Element Brewing Company may be new, but the three co-owners have known each other for years.

Massachusetts' Element Brewing Company may be new, but the three co-owners have known each other for years.


Dan Kramer, the former brewer at Owen O'Leary's, used to own the Maplewoods Farm Restaurant and Brewery. There, he met Tom Fields, who was a regular, and Ben Anhalt, the former brewer at the Paper City Brewing Company.


Anhalt said he and Kramer got along well and always wanted to work together. They decided to leave their respective jobs -- Anhalt was still at Paper City, while Kramer was at Opa Opa -- and to open a brewery.


Fields was a contractor and he was doing some work on Kramer's house and mentioned he wanted a career change. He became the third partner, Anhalt said.


What came about was the Element Brewing Company based in Millers Falls. The first beers rolled out of the brewery about two weeks before Christmas.


"We really wanted to highlight the craft," said Anhalt. "We were going for high-end ingredients. We're going for the higher-end thing. We need to create beers that kind of reflect our goals, our mission in all of this."


What the trio has created are three of the more unique beers on the market.


Traditionalists who do not like when brewers stray from normally accepted styles may not be happy with Element's brewing style, but the unique beers they produce are all worth seeking out by beer geeks.


"We're taking different styles and mixing them together," said Anhalt. "We really wanted to be in that sweet spot, in the 6 to 8 percent (alcohol by volume) range. Our beers are not triple bocks or double IPA, but they're not the normal six-pack microbrew beers."


The first beer is the Extra Special Oak, kind of a blend of an English-style extra special bitter and an American pale ale. And it's aged with oak, although he won't say if they age the beer in barrels or use oak chips.


"We took the mishmash of different types of beers," said Anhalt. "It has the malt profile of an ESB and we took the hop profile of an American pale ale. It's really low in bitterness and lower in the hop aroma to highlight the oak. The oak provides some toasted and vanilla flavors, and it's very malty, has a medium body and mouthfeel."


The next beer is the Red Giant, which is based on an amber ale and an India pale ale coming together.


"It's bigger than the typical six-pack amber ale," he said. "We've taken the malt profile (of an amber ale) and mixed it with the English style of hopping it. It's bitter, but not as bitter as American IPAs are. We're using special finishing English hops, which provide more of earthy, chocolaty flavors to it, rather than the citrusy and grapefruity flavors you get from American IPAs."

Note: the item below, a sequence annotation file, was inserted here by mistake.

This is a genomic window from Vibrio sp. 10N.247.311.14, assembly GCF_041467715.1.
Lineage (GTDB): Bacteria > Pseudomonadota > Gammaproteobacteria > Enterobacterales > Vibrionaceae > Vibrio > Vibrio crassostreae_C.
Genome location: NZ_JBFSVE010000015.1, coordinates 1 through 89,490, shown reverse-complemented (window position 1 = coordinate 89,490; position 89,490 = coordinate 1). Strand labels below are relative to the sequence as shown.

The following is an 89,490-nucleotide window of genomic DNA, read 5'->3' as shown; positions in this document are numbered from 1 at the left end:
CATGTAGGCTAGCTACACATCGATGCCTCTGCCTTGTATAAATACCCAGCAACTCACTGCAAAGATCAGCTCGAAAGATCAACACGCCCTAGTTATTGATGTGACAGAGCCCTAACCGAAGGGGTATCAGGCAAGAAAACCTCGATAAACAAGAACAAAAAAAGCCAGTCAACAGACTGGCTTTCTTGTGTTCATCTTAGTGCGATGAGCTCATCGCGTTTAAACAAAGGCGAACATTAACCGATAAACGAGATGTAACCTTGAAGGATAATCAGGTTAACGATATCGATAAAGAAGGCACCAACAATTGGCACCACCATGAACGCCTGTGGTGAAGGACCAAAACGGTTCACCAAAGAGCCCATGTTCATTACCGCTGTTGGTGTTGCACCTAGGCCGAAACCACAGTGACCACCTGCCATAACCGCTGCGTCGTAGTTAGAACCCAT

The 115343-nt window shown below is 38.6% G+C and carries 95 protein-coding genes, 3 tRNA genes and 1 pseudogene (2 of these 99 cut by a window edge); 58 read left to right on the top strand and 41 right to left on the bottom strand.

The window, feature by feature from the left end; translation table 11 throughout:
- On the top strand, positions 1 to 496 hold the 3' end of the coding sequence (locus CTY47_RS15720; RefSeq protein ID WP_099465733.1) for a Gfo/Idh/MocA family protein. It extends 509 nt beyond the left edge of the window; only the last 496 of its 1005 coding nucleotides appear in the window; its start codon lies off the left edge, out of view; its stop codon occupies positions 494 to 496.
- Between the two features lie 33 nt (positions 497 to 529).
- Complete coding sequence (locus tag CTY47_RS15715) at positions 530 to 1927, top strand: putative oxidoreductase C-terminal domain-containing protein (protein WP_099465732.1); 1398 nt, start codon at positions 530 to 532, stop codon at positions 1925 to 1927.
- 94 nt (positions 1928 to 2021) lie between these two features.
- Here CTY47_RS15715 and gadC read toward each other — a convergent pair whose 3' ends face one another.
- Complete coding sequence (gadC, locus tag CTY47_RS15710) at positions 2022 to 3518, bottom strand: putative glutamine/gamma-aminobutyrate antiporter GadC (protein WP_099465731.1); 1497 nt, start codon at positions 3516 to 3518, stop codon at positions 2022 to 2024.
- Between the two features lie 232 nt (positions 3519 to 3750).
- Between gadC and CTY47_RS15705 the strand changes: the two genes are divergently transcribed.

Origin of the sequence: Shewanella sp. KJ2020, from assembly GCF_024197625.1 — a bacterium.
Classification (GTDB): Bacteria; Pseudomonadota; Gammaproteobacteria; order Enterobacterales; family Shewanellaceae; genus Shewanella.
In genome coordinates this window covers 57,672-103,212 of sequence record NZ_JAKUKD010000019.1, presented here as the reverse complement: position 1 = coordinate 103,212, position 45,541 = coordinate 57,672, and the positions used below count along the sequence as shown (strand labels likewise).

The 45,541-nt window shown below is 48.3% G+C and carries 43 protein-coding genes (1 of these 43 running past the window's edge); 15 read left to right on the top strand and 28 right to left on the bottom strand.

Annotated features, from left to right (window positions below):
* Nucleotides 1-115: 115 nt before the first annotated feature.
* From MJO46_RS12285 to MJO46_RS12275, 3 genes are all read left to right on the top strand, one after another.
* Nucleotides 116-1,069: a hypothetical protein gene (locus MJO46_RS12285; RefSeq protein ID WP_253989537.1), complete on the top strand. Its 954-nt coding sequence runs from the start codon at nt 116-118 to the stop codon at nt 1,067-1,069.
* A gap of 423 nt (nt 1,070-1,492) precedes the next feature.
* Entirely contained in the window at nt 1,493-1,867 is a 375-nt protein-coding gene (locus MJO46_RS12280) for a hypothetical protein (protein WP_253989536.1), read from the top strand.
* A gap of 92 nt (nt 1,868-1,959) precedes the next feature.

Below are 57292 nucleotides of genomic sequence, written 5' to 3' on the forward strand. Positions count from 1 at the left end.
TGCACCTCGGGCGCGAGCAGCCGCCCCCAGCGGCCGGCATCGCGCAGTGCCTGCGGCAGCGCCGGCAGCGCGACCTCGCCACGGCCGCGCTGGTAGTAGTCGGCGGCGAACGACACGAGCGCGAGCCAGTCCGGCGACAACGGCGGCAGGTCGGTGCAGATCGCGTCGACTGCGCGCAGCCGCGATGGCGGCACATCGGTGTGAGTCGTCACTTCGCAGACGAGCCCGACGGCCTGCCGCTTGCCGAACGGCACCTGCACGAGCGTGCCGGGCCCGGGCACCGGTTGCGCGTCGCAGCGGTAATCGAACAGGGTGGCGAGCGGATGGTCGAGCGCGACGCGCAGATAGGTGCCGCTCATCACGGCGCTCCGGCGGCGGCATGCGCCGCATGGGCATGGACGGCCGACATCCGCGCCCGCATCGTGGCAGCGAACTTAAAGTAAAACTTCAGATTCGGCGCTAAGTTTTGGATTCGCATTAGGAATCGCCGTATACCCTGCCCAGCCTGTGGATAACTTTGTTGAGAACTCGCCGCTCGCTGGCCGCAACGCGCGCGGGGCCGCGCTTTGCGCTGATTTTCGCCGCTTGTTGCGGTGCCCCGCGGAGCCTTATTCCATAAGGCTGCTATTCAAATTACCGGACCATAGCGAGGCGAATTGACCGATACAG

The final beer is called Dark Matter, at least for now. The Brooklyn Brewery has a beer named Dark Matter, but has allowed Element to continue using the current labels until they run out of them. After the labels are gone, the beer's new name will be Black Element.


"They were really, really good about it," Anhalt said.


The beer itself is being dubbed an American black ale.


"What we've done is taken a Schwarz style (German-style black lager) and mixed it with an American IPA," said Anhalt. "It has citrusy and piney tones and it's black in color, but it doesn't have the roasted characteristics you get from stouts. It's got a ton of body to support all of the hops in it. The hop payload is in the finish."


The Element Brewing Company beers are easy to spot on the shelves. They are 750 ml bottles wrapped in paper that serve as the labels. The caged-and-corked bottles themselves don't have labels.


The beers are not cheap -- about $11 a bottle, but you're paying for the high-end ingredients. The brewery is also tiny -- they expect only to brew 500 barrels, or 15,500 gallons of beer this year. (That makes it the smallest brewery ever featured in the Beer Nut.)


Norman Miller is a Daily News staff writer. For questions, comments, suggestions or recommendations, e-mail nmiller@cnc.com or call 508-626-3823. Check out The Beer Nut blog at http://blogs.wickedlocal.com/beernut/ or follow the Beer Nut at his Twitter page at www.twitter.com/realbeernut.